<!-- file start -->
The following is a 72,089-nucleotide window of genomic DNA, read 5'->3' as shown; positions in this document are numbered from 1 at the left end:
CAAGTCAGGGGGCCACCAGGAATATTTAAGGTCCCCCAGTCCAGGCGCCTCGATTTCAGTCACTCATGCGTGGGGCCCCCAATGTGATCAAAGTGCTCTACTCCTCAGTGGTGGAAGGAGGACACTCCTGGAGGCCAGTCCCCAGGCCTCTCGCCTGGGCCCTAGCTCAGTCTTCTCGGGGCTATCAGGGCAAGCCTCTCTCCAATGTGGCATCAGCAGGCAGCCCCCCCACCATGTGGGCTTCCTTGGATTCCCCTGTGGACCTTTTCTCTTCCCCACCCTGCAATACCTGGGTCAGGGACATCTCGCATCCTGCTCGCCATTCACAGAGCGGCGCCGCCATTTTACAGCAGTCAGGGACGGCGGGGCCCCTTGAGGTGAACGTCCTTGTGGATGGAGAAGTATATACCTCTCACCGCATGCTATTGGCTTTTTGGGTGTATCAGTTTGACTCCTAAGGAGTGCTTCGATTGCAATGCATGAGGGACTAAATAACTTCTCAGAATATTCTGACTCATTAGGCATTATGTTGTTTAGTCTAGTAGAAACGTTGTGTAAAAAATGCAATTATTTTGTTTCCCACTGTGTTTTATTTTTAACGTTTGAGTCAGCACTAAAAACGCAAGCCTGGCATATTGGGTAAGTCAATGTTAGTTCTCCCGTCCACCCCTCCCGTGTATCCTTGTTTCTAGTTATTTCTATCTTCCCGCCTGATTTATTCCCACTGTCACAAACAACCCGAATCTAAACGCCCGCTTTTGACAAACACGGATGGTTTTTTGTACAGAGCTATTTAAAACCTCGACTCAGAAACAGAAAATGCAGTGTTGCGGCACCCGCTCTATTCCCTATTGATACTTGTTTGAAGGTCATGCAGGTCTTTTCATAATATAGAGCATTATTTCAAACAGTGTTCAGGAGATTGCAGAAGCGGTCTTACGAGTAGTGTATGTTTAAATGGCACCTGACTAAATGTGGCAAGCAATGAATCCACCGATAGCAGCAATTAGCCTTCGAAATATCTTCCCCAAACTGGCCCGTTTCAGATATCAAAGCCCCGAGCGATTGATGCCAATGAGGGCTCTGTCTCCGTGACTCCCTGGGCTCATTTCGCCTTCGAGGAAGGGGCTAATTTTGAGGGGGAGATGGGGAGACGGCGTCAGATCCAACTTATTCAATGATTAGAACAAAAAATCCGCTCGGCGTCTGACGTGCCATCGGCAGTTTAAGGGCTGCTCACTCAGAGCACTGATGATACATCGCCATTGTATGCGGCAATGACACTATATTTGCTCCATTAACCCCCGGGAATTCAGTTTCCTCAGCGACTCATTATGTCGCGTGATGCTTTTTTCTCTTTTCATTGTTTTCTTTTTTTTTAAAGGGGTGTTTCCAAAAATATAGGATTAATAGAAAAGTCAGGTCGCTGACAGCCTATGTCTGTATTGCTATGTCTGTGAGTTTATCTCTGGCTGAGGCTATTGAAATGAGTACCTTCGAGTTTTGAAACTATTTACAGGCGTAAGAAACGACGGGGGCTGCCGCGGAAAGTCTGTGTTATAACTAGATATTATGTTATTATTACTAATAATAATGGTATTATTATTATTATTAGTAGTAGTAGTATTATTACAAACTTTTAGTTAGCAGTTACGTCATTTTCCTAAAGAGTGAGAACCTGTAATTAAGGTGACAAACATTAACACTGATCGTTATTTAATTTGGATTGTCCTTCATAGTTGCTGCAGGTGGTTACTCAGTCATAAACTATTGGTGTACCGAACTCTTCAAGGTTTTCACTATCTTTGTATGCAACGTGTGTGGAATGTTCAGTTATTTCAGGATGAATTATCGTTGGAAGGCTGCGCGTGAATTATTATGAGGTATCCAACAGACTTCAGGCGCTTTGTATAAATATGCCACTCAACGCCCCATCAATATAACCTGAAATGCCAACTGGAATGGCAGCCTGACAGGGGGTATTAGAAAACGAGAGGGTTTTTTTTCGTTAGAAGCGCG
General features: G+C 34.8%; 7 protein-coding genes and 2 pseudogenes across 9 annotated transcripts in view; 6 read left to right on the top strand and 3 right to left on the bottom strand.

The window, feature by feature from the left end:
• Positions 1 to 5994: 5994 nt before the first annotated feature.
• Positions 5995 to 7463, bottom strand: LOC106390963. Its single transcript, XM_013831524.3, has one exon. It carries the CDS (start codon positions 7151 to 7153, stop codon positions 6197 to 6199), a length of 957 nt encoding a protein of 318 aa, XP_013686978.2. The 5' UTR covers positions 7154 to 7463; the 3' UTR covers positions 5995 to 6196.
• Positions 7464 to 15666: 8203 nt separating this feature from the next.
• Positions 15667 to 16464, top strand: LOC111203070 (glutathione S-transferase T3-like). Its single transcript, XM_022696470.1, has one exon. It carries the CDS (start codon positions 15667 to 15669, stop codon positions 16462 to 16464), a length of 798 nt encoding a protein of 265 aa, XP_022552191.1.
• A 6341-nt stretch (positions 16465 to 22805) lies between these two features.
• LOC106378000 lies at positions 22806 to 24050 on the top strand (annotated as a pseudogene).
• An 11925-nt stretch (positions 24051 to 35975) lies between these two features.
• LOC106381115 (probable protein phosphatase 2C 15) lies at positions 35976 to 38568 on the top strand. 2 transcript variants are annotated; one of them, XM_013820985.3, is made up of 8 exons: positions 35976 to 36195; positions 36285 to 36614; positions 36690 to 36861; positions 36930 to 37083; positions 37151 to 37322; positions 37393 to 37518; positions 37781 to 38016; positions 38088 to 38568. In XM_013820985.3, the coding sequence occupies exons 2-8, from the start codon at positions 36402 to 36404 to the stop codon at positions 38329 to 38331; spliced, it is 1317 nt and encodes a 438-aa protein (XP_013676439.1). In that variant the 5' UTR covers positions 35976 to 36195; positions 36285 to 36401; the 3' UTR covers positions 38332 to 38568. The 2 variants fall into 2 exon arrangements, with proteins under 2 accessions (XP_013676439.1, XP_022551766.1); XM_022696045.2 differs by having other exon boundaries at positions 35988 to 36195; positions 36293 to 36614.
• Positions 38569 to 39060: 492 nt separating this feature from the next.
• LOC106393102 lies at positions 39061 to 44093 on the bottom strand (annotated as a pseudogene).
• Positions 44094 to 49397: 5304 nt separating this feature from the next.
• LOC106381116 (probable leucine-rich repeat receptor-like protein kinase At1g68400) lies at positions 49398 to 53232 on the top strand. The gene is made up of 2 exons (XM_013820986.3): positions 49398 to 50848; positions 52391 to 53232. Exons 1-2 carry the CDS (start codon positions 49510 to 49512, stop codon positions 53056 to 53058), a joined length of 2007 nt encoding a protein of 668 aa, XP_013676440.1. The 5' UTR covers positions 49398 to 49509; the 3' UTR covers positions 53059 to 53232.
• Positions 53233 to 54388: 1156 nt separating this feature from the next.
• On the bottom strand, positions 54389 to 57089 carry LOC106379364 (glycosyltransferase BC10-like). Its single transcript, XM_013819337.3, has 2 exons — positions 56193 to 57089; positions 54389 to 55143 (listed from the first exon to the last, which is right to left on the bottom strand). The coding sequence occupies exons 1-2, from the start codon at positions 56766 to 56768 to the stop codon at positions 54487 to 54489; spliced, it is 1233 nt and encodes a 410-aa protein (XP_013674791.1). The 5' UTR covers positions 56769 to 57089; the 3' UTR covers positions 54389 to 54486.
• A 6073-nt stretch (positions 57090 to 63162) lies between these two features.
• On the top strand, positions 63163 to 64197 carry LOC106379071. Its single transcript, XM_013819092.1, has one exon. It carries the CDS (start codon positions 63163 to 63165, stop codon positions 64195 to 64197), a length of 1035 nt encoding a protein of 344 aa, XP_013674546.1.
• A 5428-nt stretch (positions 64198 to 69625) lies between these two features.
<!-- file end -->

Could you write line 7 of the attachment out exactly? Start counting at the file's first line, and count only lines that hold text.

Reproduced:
• Positions 7464 to 15666: 8203 nt separating this feature from the next.